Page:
Rolling into the future
Why shopping carts can be so much more than they currently are
More and more technology is finding its way into our supermarkets. Already today, self-service checkouts, electronic shelf labels and virtual wayfinding guides are a familiar sight in many stores. But the customer experience usually doesn't start at the shelf or checkout, but much earlier – at the shopping cart.
At first glance, shopping carts are little more than necessary tools for carrying a large number of products from the shelves of a supermarket to the checkout. In principle, therefore, one might think that a large plastic or metal basket on four wheels would suffice to do the job. And if you consider the shopping cart merely as a means of transporting groceries and other goods, this may be true.
The shopping cart as an all-round talent
But the industry is thinking one step ahead. For innovative companies, a shopping cart can be so much more than a simple means of transportation. The idea behind it: Anyone who buys a certain amount, for example when shopping for the week or in preparation for an event, will not be able to do so without a shopping cart. So why not equip this indispensable tool in such a way that time and effort can be saved elsewhere?
Smart shopping carts are the answer. At EuroCIS in Düsseldorf, it became clear in which direction the concepts are developing: Shopping carts are supposed to think ahead and ensure that customers save time in the end while they are still shopping, for example, by saving them from having to weigh, count or even pay for products at a checkout.
The systems also offer clear advantages for retailers. When customers use their shopping carts to take over processes such as scanning goods or making payments or checkouts, employees are freed up to focus on other tasks. Some of the developing companies have also given thought to product security and theft prevention.
"With a built-in weighing unit, our system offers a security for retailers that really only those products are purchased that have been inserted and no higher-priced products. Misuse and theft are therefore prevented for sure," Dr. Alexander Bünz, CEO of Expresso, explained to us during EuroCIS.
From means of transport to self-checkout tool
Two years ago, we already reported on the possibilities that could arise from modern shopping carts. At the time, these were a reality either as the subject of research or in a few food retail chains in the United States. But by 2022, the technology has also arrived in practice in Germany and other parts of Europe. The SmartShopper from Expresso, for example, is currently being tested in selected EDEKA stores.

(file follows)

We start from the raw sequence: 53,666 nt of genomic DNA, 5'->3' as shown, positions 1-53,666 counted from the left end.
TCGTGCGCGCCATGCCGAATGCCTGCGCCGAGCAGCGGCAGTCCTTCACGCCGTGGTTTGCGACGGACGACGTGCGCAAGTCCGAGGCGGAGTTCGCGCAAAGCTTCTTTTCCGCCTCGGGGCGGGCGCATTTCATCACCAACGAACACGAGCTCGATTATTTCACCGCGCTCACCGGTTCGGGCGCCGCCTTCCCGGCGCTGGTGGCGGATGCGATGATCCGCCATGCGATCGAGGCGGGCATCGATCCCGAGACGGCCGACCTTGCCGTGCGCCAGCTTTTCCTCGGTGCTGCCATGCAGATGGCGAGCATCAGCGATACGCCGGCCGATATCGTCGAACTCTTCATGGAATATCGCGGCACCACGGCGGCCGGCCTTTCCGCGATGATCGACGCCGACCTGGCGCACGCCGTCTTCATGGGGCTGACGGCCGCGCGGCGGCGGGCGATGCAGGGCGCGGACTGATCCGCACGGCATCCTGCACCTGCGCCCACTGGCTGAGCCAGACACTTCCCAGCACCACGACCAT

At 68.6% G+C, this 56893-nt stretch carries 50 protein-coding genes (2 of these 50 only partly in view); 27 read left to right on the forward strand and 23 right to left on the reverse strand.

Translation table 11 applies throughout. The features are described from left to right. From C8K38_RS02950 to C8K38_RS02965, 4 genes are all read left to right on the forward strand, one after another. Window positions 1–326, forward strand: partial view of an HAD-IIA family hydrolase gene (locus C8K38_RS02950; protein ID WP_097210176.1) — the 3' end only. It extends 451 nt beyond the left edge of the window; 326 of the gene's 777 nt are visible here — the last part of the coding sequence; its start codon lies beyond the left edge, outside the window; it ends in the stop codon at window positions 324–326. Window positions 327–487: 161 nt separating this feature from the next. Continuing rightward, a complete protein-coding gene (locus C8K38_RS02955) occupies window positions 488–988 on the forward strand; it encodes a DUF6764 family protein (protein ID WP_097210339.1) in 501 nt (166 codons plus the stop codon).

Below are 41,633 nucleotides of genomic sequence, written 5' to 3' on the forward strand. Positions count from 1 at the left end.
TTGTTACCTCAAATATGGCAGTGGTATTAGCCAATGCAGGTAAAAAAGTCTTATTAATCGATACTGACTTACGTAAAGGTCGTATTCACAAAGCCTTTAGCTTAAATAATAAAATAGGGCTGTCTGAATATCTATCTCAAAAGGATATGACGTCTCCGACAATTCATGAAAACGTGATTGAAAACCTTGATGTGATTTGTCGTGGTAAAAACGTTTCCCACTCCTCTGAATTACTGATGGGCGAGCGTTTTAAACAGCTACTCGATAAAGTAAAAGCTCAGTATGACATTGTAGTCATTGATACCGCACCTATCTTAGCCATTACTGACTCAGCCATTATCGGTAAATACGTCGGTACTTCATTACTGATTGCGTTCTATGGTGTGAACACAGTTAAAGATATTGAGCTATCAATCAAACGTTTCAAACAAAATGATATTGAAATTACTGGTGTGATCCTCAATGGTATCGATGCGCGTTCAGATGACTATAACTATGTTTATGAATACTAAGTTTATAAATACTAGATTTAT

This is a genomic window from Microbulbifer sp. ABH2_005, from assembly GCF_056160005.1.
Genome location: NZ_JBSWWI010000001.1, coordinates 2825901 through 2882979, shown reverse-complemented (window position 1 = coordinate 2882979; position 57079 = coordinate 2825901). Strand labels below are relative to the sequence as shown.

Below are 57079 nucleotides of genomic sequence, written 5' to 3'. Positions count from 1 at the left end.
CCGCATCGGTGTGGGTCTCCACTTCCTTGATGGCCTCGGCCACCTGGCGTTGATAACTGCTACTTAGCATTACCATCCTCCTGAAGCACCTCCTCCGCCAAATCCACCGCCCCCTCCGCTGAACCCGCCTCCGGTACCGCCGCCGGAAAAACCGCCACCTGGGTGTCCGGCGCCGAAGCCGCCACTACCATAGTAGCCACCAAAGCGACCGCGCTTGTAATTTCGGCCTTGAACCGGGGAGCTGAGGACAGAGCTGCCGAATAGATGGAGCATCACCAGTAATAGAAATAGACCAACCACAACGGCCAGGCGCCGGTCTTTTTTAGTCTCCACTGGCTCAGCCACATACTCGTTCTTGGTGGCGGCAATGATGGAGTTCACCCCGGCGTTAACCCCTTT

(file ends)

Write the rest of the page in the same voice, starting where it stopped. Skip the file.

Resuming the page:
The different systems from companies such as Expresso from Kassel, Nomitri from Berlin or Flow (formerly WalkOut) from TelAviv pursue a variety of approaches.
- Customer guidance: In large supermarkets, it can quickly become confusing, especially for new customers. Some of the modern shopping carts are therefore equipped with virtual maps of the stores. Taking the idea further: In the future, customers could enter a list of the products they need at the beginning of their shopping tour or transfer it via app and the shopping cart would show them the most efficient route through the store.
- Product information: Nowadays, a lot of product information can be found on the packaging. But this is often written very small and not always easy to read for elderly people, for example. On shopping cart screens, product information can be displayed much larger and more clearly structured.
- Weighing units: Time and again, customers fail to weigh fruit and vegetables, for example. This leads to delays at the checkout because staff have to run to the appropriate department with the goods and weigh them afterwards. Weighing units installed in shopping carts could eliminate this problem – because they weigh the products as soon as they are placed in the cart.
- Payment: A technologized shopping cart can also take on the role of a mobile self-service checkout. Once customers have found all the products, they simply use an app on their smartphone or a debit or credit card to pay directly at the shopping cart for the purchases scanned in or automatically determined by the cart. Even simpler: Similar to Grab&Go, customers pay using a predefined payment method (e.g. PayPal) when they leave the store. In this case, the manual payment process is eliminated completely.
- Advertising: A screen on the shopping cart always offers opportunities. Even when it is not being used as a guide, to display product information or as a checkout. Retailers can use the screen to draw their customers' attention to current offers – even individually and specifically on the shelf, with the appropriate equipment.
According to the various companies, integration into existing processes and ongoing operations is generally not a problem. When asked about the prerequisites for using Expresso's system, Dr. Alexander Bünz explained: "One of the strengths of our system is that there are virtually no prerequisites other than a WLAN in the market."
So it becomes clear: Anyone who sees shopping carts only as a means of transporting products is missing an opportunity to improve the customer satisfaction and the shopping experience in their own store, to combine many processes in a single device, and to save not only time but also money in the mid-term.